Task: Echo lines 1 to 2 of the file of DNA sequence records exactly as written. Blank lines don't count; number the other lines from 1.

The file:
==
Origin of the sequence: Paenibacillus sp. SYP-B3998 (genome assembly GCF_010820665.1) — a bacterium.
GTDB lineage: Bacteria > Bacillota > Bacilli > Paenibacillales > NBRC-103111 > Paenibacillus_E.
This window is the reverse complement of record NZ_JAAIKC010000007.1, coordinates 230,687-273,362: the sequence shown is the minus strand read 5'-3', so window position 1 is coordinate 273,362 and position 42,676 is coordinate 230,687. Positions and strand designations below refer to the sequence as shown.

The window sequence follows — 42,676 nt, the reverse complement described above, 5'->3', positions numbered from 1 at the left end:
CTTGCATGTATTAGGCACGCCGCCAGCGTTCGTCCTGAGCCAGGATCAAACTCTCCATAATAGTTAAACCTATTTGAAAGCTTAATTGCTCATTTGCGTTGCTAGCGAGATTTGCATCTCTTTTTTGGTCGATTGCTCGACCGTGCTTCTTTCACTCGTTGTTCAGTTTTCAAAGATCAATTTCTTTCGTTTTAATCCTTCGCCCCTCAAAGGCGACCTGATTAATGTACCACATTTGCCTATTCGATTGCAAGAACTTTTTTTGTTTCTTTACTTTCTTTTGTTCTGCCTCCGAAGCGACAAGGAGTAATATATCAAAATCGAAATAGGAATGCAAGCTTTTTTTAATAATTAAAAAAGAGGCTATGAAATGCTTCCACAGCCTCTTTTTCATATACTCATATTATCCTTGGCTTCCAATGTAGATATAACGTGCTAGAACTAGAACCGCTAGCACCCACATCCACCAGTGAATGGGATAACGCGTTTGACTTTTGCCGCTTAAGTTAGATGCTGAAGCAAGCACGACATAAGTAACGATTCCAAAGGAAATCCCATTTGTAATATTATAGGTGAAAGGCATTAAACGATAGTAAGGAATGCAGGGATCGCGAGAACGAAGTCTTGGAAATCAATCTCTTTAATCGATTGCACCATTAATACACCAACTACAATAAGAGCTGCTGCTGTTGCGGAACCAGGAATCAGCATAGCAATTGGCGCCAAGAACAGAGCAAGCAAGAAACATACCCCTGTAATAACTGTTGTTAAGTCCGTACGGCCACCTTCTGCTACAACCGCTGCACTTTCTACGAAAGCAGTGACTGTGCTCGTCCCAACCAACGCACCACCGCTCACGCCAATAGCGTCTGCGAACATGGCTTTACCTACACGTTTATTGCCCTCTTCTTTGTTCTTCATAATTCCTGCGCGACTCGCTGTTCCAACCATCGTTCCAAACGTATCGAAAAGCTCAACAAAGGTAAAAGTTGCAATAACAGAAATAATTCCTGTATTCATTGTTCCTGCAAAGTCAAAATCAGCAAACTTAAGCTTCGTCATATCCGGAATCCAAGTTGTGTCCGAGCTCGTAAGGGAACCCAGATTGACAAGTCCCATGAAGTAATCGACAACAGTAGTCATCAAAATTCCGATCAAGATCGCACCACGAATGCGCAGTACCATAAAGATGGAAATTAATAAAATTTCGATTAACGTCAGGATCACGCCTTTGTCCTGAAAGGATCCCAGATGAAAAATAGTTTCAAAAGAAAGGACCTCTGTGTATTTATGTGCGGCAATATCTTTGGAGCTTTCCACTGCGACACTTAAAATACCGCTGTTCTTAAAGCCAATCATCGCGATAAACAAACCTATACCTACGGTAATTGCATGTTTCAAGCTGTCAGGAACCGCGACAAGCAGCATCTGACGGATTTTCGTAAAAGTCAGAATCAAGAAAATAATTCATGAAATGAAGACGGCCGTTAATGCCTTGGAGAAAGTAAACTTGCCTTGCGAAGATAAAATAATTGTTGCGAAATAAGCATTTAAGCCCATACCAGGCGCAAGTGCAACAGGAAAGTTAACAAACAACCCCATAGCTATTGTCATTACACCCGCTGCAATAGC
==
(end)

Origin of the sequence: Paenibacillus sp. SYP-B3998 (genome assembly GCF_010820665.1) — a bacterium.
GTDB lineage: Bacteria > Bacillota > Bacilli > Paenibacillales > NBRC-103111 > Paenibacillus_E.